Chancellor George Osborne has failed to boost British exports despite a weakened pound, resulting in a selective economic recovery affecting only the wealthiest of the UK, according to a think tank.
Britain's trade deficit has remained unchanged since 2008 despite a weakened pound; by contrast, a depression in the value of sterling on previous occasions has led to an increase in UK exports, noted Sheffield Political Economy Research Institute (SPERI).
The paper, which relies on data from the Bank of England and the Office for National Statistics, compared the current drop in the pound with sterling troughs in 1976 and 1992.
"Although the financial crisis and its aftermath represent fairly unique economic circumstances, sterling depreciation in both 1976 and 1992 occurred amid an economic crisis, yet in both periods the trade balance improved significantly as a result," said Dr Craig Berry who authored the report.
In 1976, sterling fell by 25% against the deutschemark and 19.2% against the US dollar as a Labour government led by Prime Minister James Callaghan had to ask the International Monetary Fund for a loan.
In the following two years, the UK trade balance improved by an annual average of 161%, followed by 153% for the subsequent two years according to the report.
During the second sterling crisis in 1992 on Black Wednesday, the pound fell by 15.3% against the deutschemark and 10.9% against the US dollar as the UK crashed out of the European Exchange Rate Mechanism.
In the following two years, the UK trade balance improved by an annual average of 162%, followed by 96% for the subsequent two years.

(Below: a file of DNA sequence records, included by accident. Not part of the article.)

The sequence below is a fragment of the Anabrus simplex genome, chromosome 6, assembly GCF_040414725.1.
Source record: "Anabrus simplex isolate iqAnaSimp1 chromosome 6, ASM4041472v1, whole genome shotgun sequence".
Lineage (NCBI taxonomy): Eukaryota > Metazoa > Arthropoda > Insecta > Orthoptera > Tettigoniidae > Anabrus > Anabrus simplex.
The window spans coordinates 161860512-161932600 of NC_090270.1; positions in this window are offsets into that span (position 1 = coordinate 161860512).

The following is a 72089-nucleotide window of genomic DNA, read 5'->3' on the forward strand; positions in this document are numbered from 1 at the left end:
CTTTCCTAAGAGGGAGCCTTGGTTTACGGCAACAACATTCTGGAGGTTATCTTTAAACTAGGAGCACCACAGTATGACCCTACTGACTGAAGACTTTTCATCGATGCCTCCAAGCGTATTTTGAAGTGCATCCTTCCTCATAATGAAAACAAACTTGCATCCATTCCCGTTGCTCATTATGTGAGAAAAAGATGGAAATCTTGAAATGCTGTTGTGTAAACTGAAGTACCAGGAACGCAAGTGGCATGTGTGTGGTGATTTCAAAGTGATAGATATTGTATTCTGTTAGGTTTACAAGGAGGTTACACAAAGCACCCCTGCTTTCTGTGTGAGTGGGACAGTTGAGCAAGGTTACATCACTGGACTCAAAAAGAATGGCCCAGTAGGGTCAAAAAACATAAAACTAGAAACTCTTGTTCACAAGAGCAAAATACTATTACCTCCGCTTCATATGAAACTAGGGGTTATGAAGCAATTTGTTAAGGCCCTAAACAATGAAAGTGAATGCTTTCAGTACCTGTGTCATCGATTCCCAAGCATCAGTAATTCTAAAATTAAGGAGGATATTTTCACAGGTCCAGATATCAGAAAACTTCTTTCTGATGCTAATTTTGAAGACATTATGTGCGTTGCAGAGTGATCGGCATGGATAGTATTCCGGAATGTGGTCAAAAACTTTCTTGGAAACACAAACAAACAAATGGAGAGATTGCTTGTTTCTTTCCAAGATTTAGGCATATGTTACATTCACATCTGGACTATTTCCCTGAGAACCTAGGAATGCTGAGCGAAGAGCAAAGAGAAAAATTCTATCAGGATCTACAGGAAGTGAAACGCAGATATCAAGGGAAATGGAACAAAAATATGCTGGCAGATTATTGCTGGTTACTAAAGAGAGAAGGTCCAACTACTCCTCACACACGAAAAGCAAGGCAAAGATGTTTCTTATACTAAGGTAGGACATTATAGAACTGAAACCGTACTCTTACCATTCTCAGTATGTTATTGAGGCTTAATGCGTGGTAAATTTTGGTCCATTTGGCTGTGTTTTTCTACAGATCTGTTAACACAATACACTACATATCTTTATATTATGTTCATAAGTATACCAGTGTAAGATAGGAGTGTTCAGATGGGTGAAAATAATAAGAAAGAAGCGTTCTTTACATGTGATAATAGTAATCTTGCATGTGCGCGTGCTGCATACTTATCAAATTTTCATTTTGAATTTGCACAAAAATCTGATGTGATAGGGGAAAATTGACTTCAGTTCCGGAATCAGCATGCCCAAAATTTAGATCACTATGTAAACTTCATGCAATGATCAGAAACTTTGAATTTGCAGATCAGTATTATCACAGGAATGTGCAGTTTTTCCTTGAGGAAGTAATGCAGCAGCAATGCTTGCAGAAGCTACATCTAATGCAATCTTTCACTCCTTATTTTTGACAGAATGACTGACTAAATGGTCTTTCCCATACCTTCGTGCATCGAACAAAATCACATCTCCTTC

During the most recent phase of sterling's depreciation, the UK's trade balance shows that although the pound fell in value by 15% against the euro throughout the financial crisis in 2008 - and 24% against the US dollar - the UK's trade deficit was largely unchanged.
Also, researchers said it remains stubbornly high – even though sterling remains 16% down against the Euro compared to the end of 2007, and 21% down against the US dollar.
Berry said the absence of a reduction in Britain's trade deficit demonstrated a selective recovery, and that economic modelling had benefited the richest members of society.
"The persistence of a large trade deficit calls into question the benefits of quantitative easing. This policy has redistributed wealth to the most affluent sections of society, yet seemingly failed to deliver the expected export boost.
The coalition government promised to increase UK exports, but has failed to rebalance the economy towards highly tradable sectors such as manufacturing, he added.
"Our economy has become too reliant on financial services exports to the Eurozone. The government should look to diversify the UK export base."